The objective of this study was to evaluate associations between cattle-level factors and environmental samples with the isolation of Salmonella from dairy farms in Minnesota, Wisconsin, Michigan, and New York. The study farms included 129 conventional and organic farms enrolled without regard to previous history of Salmonella infection. Herds were sampled at two-month intervals over a one-year period. Cattle groups more likely to be associated with Salmonella shedding (compared to preweaned calves) were cows designated as sick by farm personnel (OR = 2.5, 95% CI: 1.7, 3.7), cows within 14 days of calving (OR = 1.8, 95% CI: 1.1, 2.8), and cows due for culling within 14 days (OR = 1.9, 95% CI: 1.0, 3.4). State of origin was also associated with the presence of Salmonella in samples from cattle and the farm environment; Midwestern states were more likely to have Salmonella-positive samples compared to New York. Cattle treated with antimicrobials within 14 days of sampling were more likely to be Salmonella-negative compared with nontreated cattle (OR = 2.0, 95% CI: 1.1, 3.4). Farms with at least 100 cows were more likely to have Salmonella-positive cattle compared with smaller farms (OR = 2.6, 95% CI: 1.4, 4.6). Season was associated with Salmonella shedding in cattle, and compared to the winter period, summer had the highest odds for shedding (OR = 2.4, 95% CI: 1.5, 3.7), followed by fall (OR = 1.9, 95% CI: 1.2, 3.1) and spring (OR = 1.8, 95% CI: 1.2, 2.6). Environmental samples significantly more likely to be Salmonella-positive (compared to bulk tank milk) included, in descending order, samples from sick pens (OR = 7.4, 95% CI: 3.4, 15.8), manure storage areas (OR = 6.4, 95% CI: 3.5, 11.7), maternity pens (OR = 4.2, 95% CI: 2.2, 8.1), haircoats of cows due to be culled (OR = 3.9, 95% CI: 2.2, 7.7), milk filters (OR = 3.3, 95% CI: 1.8, 6.0), cow waterers (OR = 2.8, 95% CI: 1.4, 5.7), calf pens (OR = 2.7, 95% CI: 1.3, 5.3), and bird droppings from cow housing (OR = 2.4, 95% CI: 1.3, 4.4). Parity, stage of lactation, and calf age were not associated with Salmonella shedding.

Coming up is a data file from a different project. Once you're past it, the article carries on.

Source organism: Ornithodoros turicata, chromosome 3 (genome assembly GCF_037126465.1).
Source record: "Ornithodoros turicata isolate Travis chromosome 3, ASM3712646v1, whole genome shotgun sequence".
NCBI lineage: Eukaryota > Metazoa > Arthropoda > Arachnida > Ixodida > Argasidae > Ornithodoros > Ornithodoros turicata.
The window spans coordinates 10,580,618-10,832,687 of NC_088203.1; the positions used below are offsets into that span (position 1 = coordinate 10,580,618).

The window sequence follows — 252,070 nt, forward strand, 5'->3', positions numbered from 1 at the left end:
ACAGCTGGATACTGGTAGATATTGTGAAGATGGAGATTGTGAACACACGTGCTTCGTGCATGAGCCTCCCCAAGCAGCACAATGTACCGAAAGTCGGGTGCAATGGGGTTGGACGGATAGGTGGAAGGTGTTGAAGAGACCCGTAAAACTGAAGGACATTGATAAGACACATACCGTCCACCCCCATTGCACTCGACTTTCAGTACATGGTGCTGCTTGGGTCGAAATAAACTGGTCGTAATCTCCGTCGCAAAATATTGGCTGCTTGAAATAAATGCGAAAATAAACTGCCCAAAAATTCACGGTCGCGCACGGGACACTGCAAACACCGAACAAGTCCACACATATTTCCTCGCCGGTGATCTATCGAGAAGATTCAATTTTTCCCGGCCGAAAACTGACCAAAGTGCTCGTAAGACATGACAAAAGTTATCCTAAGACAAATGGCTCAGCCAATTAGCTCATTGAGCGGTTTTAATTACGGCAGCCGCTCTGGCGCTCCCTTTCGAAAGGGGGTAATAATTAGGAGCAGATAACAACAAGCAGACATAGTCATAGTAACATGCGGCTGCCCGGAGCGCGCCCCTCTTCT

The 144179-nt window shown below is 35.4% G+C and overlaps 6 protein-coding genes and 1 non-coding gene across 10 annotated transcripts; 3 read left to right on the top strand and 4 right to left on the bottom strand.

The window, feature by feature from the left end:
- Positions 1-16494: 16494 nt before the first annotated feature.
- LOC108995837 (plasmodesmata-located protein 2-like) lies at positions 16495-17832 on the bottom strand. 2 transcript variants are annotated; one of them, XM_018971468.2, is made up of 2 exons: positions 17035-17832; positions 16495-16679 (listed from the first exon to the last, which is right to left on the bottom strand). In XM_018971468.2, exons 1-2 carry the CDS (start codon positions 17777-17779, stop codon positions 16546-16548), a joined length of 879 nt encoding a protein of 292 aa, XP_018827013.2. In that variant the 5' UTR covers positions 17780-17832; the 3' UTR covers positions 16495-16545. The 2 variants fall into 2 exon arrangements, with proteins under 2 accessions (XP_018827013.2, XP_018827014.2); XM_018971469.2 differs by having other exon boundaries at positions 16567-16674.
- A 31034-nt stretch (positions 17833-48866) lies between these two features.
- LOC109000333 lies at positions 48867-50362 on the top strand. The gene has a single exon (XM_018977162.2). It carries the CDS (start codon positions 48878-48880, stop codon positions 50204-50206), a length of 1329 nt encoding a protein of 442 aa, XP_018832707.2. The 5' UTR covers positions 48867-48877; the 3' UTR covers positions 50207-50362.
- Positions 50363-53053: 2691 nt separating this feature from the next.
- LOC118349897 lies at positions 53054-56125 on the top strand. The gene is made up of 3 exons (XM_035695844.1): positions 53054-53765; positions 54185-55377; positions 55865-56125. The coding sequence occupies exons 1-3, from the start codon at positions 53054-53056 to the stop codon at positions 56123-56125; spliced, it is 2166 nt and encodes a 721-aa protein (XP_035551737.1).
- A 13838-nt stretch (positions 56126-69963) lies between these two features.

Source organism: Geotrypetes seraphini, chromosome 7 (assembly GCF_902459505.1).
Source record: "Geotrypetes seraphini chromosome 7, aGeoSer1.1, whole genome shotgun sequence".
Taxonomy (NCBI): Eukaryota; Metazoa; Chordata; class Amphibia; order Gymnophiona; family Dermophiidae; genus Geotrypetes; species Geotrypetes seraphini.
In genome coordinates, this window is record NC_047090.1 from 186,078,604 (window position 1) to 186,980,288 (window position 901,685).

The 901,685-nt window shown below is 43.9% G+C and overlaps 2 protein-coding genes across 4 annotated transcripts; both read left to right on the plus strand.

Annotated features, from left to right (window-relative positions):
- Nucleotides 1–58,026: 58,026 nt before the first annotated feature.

Bibliographical noteFunding Information:
Supported by USDA/CSREES National Research Initiative (Epidemiological Aspects of Food Safety) award number 99-35212-8563, The Population Medicine Center at Michigan State University, and the Center for Animal Health and Food Safety at the University of Minnesota. The authors thank Katie May and RoseAnn Miller of the Population Medicine Center at Michigan State University for their technical support.
- Animal-level risk factors
- Dairy cattle
- Farm environment